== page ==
As infants, children hear and start to learn sounds. Preschoolers begin to manipulate sounds into spoken words and, as they get older apply and match those sounds to written letters and written words. Young students must then learn vocabulary as well as appropriate structure for sentences, paragraphs and storytelling. Eventually, in elementary school, kids develop and strengthen reading fluency and comprehension skills. There are certain areas of the brain that are highly active as kids learn to read.

Motherly Life Notes


Multiple Regions of the Brain are Active When Learning to Read

There is a lot is going throughout the different stages when children are learning to read. First, infants learn to process sounds. Preschools learn to adjust the sounds to create and connect words while also learning the meaning of those words. Elementary school aged children then learn to read through a process of connecting the sounds to written letters and words. Throughout this learning, a number of brain regions are actively involved.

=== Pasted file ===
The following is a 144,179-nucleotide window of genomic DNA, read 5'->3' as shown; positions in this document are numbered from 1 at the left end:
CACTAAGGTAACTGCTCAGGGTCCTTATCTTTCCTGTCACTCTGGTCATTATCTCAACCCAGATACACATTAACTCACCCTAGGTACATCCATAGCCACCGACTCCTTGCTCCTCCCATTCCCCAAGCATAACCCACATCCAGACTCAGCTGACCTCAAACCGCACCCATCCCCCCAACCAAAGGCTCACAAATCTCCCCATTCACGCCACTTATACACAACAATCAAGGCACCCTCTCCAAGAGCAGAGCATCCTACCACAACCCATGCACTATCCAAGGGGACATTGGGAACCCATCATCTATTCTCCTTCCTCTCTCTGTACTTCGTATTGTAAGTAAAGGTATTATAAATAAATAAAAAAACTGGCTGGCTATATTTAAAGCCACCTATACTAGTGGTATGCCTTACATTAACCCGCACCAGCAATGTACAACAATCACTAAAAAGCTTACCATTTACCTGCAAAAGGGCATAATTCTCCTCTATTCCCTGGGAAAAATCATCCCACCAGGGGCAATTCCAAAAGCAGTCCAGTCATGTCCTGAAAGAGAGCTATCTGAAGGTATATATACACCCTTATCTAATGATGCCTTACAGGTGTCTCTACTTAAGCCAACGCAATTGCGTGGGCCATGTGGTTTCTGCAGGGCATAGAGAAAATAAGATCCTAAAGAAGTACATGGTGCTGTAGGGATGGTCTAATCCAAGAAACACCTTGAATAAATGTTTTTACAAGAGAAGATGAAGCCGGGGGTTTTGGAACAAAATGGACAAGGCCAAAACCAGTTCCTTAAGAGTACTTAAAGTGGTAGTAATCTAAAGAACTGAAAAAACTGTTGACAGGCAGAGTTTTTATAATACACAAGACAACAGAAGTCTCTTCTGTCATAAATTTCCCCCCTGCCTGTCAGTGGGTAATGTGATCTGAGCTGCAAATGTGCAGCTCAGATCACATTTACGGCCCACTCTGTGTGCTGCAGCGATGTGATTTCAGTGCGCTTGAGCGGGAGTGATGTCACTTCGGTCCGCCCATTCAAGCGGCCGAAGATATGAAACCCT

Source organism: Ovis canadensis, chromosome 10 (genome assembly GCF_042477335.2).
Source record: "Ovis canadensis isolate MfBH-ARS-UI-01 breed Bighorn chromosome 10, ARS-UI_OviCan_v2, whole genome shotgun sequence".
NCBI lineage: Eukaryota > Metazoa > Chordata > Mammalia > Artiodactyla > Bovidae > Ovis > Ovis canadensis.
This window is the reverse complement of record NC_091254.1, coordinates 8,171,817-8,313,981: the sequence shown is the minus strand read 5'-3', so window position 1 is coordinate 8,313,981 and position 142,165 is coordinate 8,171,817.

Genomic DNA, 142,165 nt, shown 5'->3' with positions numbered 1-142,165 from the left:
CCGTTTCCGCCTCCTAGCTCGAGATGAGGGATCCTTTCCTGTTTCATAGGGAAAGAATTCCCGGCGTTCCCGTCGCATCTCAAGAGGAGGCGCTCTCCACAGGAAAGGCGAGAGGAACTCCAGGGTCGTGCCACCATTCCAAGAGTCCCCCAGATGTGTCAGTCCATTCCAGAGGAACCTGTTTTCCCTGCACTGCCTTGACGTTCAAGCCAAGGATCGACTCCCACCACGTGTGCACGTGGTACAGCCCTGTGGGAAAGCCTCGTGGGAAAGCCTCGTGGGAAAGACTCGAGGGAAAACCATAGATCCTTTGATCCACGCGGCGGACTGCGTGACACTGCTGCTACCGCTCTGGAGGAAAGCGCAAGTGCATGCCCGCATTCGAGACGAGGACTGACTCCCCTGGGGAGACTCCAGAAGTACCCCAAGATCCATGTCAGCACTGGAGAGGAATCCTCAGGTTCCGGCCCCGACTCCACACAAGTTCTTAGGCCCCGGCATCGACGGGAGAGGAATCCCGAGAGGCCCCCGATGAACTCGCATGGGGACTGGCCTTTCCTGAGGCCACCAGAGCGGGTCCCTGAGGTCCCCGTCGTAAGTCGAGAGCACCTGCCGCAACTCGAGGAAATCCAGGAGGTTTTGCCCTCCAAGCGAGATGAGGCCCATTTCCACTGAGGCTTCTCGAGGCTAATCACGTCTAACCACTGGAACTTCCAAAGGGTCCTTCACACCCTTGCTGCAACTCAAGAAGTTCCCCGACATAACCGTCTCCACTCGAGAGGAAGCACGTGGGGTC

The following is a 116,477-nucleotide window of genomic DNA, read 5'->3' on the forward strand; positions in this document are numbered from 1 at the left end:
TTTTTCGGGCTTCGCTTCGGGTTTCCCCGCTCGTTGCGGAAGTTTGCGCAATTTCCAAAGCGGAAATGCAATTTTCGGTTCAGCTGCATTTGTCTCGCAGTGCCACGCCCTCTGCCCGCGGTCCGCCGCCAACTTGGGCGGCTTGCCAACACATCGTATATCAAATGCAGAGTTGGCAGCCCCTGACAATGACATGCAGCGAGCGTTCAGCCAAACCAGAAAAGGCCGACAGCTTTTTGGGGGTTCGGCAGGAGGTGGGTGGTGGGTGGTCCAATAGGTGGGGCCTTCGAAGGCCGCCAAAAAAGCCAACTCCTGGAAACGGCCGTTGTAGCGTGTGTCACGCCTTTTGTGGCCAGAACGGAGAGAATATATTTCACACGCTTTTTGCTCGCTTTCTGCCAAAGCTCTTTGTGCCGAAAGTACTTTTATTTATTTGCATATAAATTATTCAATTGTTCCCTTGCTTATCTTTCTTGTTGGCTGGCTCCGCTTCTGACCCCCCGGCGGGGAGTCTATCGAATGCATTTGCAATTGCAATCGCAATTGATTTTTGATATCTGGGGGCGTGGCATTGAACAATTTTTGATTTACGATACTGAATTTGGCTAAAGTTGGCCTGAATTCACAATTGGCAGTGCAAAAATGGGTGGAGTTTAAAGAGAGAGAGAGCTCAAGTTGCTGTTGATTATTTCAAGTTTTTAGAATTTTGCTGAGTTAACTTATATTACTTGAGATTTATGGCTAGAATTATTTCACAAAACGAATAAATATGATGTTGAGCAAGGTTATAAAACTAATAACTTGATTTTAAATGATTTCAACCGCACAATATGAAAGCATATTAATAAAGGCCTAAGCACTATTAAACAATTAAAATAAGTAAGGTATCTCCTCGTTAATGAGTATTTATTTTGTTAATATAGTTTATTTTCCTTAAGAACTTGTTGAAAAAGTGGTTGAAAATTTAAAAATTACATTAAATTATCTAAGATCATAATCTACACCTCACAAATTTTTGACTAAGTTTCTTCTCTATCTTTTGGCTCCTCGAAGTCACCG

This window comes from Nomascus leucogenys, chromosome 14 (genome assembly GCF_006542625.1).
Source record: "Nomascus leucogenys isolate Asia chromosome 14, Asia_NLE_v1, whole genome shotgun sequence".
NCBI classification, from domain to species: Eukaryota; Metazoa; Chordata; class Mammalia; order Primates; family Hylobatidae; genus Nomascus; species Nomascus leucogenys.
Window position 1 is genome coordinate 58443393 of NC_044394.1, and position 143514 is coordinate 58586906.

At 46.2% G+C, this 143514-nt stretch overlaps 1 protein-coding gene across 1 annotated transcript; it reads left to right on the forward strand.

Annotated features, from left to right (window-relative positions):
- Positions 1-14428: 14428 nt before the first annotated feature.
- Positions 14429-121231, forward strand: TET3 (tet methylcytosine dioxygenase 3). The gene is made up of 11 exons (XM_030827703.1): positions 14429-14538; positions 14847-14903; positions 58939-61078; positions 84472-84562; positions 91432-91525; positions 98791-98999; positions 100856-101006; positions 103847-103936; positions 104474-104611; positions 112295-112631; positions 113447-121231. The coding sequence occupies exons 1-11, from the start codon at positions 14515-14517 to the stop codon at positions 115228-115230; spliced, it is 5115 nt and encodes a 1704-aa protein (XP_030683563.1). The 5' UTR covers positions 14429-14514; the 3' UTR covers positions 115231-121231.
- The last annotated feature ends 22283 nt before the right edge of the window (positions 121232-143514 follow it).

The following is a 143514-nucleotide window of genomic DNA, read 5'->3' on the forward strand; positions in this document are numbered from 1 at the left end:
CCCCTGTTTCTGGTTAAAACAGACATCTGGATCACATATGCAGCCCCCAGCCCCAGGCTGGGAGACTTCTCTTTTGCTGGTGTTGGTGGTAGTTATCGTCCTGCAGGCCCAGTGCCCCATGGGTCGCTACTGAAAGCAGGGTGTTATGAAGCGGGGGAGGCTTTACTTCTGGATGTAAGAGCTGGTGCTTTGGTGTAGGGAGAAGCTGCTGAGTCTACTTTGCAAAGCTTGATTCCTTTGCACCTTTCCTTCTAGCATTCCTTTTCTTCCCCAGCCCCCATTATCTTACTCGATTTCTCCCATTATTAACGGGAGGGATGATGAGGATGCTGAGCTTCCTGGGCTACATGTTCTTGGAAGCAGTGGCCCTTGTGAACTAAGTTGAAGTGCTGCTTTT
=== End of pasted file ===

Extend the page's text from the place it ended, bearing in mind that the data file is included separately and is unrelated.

The temporal lobe is activated when kids learn sounds and the frontal lobe is involved for speech and comprehension. The angular and supramarginal gyrus links the parts of the brain used to decipher and connect letter shapes to form words. There are also important white matter pathways, a collection of brain nerve fibers, involved to help the brain learn and function.

Strong readers start out with strong pathways. Conversely, narrow or crowded white matter tracts can affect reading and comprehension skills. It’s a type of highway system connecting the different regions of the brain. With remediation and intervention, changes in these pathways may affect the ability to read and comprehend.

Harvard Medical School, publication archives 2016